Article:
vaccines

Thousands of Kansas children and teens go without vaccines that could save their lives.

A series of policy changes, though, could protect more Kansans against everything from cervical cancer to swift-acting meningococcal disease.

The changes

(1) The meningococcal vaccine may soon join the list of immunizations required to attend school in Kansas. The Kansas Department of Health and Environment is going through regulatory steps for that potential change, which could take effect as early as the 2019-20 school year.

Centers for Disease Control and Prevention

Eight measles cases have now been identified in Johnson County, with another two in Linn and Miami counties, according to the Kansas Department of Health and Environment.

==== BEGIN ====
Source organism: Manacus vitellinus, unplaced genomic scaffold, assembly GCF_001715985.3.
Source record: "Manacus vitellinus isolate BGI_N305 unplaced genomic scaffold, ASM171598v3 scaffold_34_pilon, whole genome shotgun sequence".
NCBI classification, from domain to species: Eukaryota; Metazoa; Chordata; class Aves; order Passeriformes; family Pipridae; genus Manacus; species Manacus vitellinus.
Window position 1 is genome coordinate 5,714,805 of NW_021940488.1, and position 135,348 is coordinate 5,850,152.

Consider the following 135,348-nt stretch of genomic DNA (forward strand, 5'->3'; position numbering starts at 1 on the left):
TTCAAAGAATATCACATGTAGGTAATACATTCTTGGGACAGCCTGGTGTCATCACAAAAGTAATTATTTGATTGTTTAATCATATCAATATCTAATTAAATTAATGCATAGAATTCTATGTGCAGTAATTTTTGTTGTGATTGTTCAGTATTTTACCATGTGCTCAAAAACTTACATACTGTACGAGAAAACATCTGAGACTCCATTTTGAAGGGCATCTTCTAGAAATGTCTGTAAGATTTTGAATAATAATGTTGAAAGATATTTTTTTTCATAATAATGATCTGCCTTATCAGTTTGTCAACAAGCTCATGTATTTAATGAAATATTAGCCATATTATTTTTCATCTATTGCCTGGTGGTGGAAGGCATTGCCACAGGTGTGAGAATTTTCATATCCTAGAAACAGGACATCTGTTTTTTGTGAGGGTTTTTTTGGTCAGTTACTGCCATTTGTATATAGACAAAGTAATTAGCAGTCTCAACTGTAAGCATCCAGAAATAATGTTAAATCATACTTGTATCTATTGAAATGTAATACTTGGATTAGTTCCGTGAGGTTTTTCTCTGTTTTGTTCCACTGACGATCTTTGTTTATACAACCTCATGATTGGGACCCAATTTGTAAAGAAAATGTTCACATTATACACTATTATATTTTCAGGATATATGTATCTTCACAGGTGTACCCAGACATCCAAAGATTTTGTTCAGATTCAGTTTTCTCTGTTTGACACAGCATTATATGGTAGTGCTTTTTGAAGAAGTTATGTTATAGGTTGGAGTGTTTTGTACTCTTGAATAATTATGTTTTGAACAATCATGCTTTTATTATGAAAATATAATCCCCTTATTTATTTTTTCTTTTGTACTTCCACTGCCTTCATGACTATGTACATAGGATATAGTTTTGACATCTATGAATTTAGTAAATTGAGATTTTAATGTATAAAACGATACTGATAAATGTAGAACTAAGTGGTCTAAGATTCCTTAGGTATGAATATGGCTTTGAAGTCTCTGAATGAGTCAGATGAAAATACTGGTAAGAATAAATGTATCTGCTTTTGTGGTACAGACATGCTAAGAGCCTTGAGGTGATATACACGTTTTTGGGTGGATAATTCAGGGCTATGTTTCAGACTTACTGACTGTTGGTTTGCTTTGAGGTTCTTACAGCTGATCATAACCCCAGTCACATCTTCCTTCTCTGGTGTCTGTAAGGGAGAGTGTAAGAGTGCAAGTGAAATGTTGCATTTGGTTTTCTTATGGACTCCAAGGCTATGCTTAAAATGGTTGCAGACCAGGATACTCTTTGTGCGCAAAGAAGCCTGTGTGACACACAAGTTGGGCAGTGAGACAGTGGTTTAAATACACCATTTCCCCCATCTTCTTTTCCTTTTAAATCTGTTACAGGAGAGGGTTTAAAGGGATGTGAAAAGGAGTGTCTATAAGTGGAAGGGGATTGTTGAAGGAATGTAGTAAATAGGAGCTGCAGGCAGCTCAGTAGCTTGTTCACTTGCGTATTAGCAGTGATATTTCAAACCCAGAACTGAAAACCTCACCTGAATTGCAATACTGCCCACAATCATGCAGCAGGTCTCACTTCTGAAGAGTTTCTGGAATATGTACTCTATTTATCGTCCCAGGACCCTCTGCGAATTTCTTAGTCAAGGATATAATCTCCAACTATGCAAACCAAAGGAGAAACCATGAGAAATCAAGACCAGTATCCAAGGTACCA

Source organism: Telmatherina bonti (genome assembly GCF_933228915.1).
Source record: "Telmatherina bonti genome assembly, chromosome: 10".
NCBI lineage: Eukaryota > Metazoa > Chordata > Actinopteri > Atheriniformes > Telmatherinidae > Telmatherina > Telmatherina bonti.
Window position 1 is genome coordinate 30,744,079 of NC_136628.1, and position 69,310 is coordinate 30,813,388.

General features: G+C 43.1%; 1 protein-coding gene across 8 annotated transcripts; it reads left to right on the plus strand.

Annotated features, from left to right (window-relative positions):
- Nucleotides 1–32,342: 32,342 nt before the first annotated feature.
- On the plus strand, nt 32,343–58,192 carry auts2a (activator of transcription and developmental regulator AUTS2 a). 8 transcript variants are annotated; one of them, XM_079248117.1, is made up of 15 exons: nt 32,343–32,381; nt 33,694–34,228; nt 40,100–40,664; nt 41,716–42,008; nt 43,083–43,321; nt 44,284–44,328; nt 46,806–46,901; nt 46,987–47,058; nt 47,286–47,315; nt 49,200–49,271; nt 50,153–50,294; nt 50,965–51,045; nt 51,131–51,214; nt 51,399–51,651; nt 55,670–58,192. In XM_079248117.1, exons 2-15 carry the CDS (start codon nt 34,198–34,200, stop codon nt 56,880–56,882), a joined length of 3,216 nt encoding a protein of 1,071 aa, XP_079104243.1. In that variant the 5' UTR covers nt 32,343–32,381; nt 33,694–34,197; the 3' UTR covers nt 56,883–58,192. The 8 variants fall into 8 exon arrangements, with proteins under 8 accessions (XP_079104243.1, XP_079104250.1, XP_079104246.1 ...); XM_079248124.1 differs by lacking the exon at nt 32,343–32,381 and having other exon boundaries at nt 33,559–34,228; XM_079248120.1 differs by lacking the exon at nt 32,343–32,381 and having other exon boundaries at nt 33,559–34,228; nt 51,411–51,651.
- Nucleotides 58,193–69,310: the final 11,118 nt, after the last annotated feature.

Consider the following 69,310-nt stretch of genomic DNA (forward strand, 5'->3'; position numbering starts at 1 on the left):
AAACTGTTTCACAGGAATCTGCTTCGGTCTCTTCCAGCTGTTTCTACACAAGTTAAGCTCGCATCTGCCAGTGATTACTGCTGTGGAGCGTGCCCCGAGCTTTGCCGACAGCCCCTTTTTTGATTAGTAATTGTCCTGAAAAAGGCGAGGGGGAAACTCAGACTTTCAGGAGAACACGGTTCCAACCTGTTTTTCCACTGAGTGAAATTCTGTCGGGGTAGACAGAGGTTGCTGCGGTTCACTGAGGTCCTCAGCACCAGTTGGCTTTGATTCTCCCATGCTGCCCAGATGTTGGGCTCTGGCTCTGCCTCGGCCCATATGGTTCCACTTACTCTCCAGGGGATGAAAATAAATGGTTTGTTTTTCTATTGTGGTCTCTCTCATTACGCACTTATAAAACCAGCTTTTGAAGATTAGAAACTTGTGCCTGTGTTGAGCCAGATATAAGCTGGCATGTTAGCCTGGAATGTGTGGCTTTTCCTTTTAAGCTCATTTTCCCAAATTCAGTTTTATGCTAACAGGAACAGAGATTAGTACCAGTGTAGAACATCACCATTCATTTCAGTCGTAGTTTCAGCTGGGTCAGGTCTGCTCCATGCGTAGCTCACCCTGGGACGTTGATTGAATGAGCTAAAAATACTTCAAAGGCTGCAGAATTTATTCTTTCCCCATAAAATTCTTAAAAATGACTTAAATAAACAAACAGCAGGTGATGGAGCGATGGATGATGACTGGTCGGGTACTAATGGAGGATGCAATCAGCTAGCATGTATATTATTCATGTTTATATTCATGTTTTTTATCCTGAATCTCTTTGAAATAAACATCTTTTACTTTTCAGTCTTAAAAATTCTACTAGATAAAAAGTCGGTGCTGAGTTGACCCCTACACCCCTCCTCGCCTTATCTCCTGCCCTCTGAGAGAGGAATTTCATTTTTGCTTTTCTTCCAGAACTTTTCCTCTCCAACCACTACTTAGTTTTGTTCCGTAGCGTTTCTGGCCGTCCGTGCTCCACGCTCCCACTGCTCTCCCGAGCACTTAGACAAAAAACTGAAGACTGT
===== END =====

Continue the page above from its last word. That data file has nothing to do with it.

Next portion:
Health departments in the three counties have pinpointed where and when the individuals were infected. Because people can acquire measles anywhere from a week to three weeks after exposure, KDHE said there are concerns that additional cases may be identified.

The agency is urging people who are ill or exhibiting symptoms to remain at home unless they’re seeking medical care.